A new breakthrough in microfluidics could lead to autonomous blood analysis chips that will be able to diagnose diseases in mere minutes.
The device, called SIMBAS, was developed by a team of researchers from Dublin City University in Ireland, Universidad de Valparaiso Chile and the Bay area's own University of California, Berkeley. SIMBAS stands for 'Self-powered Integrated Microfluidic Blood Analysis System' and requires no extra tubing in order to diagnose diseases.
The lack of extra components is especially important, as it helps keep the chip "small, portable and cheap," according to UC Berkeley post-doctoral researcher in bioengineering, Ivan Dimov. "The dream of a true lab-on-a-chip has been around for awhile, but most systems developed thus far have not been truly autonomous."
The chips will eventually be able to be used by workers in the field to diagnose diseases such as HIV and tuberculosis in a matter of minutes. The biochip is made of plastic and features five "inlets" on which the blood is dropped. The heavier red blood and white blood cells settle to the bottom of the trenches, and the blood moves through the chip in a "degas-driven" flow:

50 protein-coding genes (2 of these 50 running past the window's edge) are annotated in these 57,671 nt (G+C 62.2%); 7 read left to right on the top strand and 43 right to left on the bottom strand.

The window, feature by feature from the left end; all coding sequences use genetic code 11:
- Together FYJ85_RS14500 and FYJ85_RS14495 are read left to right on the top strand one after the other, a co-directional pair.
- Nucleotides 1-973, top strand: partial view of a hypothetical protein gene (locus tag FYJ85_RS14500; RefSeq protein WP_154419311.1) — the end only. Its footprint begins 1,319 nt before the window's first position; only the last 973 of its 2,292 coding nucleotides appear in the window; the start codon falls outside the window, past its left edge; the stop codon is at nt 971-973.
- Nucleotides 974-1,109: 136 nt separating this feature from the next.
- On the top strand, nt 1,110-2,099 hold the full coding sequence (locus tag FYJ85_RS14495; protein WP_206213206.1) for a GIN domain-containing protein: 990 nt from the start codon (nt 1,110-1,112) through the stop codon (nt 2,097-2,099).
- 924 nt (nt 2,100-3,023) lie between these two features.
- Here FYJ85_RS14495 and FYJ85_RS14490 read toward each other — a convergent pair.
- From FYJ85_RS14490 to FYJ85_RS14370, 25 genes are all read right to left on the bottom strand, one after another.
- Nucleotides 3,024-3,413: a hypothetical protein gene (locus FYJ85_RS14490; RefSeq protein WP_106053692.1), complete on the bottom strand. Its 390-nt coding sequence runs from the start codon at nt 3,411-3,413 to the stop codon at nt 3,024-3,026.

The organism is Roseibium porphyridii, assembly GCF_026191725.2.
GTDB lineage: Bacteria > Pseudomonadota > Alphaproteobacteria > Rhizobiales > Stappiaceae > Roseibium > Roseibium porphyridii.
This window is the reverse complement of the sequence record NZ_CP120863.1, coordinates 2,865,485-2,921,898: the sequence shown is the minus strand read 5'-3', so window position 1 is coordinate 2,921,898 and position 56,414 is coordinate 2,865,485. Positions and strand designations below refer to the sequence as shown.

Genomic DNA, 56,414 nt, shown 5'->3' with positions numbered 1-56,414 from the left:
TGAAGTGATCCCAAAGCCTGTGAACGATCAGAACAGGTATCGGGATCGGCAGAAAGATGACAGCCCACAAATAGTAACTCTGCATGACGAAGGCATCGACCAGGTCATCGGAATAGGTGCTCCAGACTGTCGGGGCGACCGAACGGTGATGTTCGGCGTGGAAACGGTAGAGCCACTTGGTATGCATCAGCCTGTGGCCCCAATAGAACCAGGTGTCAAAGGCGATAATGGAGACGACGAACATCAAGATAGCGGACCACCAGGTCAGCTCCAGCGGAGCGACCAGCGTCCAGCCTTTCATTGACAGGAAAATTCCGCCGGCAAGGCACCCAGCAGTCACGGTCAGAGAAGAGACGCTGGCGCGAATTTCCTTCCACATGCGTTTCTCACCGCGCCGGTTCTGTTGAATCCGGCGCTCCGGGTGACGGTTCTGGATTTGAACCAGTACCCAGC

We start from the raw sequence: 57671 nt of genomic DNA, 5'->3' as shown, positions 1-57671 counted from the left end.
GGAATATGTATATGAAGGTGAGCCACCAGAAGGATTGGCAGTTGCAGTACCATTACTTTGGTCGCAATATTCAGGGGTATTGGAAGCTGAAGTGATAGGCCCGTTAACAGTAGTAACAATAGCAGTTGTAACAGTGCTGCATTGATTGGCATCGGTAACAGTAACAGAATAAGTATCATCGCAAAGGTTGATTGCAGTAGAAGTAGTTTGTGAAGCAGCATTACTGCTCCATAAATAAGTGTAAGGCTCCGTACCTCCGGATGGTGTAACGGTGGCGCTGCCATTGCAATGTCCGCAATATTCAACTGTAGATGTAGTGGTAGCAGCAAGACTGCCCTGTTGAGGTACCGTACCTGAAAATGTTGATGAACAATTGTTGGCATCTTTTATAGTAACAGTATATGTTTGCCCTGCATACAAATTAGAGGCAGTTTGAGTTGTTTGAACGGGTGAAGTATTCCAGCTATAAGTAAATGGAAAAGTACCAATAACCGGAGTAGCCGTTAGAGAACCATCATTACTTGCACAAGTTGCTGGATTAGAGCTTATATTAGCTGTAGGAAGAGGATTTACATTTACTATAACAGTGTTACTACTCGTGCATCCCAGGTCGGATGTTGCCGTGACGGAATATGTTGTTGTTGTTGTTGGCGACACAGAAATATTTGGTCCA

"For degas-driven flow, air molecules inside the porous polymeric device are removed by placing the device in a vacuum-sealed package. When the seal is broken, the device is brought to atmospheric conditions and air molecules are reabsorbed into the device material. This generates a pressure difference, which drives the blood fluid flow in the chip."
According to the researchers, they were able to capture more than 99 percent of the blood cells by separating the blood from plasma using this method. The team demonstrated its chip's ability by placing a five-microlitre sample of blood on the chip's inlets and receiving a read out of biotin levels in just 10 minutes.
"Imagine if you had something as cheap and as easy to use as a pregnancy test, but that could quickly diagnose HIV and TB," said UC Berkeley grad student Benjamin Ross.
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